As far as the visual aspect, I would probably do everything short of hanging depictions of people or "bible scenes" in the sanctuary. I would design the building (including things like the carpet, chairs or pews, etc) to be aesthetically pleasing in general, I would probably want stained glass windows (at least some, if not all), things like that. Since you have to have a building, it needs a carpet, and it needs windows, I think all of these things are indifferent as far as the RPW is concerned, so as long as I am not doing anything specifically as an act of worship (trying to please God with my stained glass, as it were) then it would be perfectly fine. The main idea would simply be to convey the idea to the congregation that God is a God of beauty and His house is beautiful (just as His heavenly dwelling is beautiful beyond what visual beauty could ever express). And since God's beauty is evident everywhere in creation, I would probably fill the sanctuary with lots of plants and flowers as well.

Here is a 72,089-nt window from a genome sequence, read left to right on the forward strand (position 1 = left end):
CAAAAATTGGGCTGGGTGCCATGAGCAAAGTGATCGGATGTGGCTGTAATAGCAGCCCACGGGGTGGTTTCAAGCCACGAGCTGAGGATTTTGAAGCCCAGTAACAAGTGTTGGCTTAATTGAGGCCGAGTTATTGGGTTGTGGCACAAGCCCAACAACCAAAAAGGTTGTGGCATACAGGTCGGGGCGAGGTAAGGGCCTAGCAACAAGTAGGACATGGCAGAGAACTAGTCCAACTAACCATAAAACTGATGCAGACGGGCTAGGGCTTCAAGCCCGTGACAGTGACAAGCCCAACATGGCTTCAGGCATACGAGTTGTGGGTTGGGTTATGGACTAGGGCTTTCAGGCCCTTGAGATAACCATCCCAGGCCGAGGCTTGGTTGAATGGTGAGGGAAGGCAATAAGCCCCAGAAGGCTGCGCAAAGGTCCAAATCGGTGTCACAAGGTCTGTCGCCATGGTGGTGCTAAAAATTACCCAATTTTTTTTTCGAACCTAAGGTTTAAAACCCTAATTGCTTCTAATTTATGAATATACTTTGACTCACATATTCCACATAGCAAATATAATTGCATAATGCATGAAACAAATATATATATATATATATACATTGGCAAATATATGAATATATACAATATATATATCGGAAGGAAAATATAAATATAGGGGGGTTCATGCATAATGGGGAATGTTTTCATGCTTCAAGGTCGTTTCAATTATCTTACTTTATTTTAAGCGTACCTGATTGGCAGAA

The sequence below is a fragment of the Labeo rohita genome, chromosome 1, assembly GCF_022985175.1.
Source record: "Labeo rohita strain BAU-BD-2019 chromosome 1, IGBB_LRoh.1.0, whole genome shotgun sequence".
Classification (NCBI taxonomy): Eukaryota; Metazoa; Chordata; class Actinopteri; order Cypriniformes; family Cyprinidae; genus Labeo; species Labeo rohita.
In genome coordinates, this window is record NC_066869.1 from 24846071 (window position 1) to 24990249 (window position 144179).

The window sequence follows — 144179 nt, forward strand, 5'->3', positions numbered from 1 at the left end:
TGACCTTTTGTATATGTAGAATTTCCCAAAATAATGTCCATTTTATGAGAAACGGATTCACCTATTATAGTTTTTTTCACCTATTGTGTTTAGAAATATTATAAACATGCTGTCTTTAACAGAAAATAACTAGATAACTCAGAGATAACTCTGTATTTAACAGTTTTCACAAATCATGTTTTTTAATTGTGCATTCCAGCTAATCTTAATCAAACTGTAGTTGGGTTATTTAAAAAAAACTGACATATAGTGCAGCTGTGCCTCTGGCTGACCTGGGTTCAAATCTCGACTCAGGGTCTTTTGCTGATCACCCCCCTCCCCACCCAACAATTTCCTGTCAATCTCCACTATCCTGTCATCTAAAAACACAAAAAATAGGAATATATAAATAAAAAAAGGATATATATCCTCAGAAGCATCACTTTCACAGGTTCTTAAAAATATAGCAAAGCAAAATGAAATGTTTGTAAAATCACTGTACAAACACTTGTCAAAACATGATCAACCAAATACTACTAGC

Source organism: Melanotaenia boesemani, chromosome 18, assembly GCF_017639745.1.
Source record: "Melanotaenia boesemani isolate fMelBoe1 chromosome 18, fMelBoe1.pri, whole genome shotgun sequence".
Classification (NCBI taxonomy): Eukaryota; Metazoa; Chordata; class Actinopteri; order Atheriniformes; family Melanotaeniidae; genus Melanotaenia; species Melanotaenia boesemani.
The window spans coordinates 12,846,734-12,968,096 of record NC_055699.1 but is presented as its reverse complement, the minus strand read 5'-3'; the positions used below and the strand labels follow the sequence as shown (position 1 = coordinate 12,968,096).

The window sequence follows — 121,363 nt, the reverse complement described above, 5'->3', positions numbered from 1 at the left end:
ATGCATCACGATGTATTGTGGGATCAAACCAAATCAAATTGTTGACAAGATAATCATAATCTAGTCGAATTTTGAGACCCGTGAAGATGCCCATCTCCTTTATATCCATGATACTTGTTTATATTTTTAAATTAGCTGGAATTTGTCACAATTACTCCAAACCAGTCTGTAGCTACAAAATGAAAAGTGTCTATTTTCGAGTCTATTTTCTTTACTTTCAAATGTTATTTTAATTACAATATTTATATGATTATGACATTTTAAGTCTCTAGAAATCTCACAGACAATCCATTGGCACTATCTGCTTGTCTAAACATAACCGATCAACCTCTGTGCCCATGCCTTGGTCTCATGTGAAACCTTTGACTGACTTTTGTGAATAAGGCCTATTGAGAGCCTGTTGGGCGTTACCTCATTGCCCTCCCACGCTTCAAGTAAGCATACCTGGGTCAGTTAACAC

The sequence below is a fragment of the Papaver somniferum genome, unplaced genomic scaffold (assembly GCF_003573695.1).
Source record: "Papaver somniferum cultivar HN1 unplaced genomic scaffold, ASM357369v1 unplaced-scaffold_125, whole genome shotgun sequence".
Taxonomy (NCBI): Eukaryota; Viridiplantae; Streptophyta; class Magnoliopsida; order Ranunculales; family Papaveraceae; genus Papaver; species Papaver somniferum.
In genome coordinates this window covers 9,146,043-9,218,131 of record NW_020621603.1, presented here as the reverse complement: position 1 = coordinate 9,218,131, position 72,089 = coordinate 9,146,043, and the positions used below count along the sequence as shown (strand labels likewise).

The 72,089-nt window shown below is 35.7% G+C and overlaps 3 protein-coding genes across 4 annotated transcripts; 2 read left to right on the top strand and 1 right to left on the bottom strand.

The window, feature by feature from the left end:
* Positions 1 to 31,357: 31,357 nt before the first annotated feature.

What do you think? Did you have any ideas of your own on this subject?

Acolyte4236 said...


You might try reading some David Hume. Hume's over all view is that even though the claims of religion out pace experience and hence knowledge, there is no eradicating it since humans are disposed via their passions to just make religious inferences like they are to make inferences about causal relations.

You could learn the same lesson through education, i mean by being an educator. Most people can't learn or won't learn. They will memorize techniques. Most people are not reasonable or moved by reason but by their appetites.

Catz206 said...


hmm whatever it was I think I would try and arrange the expression around the culture/subcultures present. So, I may not actually be up for incense on second thought since to some this may convey different messages. I think you are right though in making the scent specific and not ordinary to build associations.

Anyway, I've got some more ideas but I am stretched for time. If you are up for it I would love to do a joint post on this and some of the difficulties one might face if you are up for it over the summer?


Hey haven't heard from you in a while. I'll def compare this with Hume if I ever go deeper into this subject. Thankx for the tip.

Catz206 said...

Found a bit more time

I would like to bring back an agapae feast. A common meal we can have together where we have the Lord's Supper and engage in singing and confession.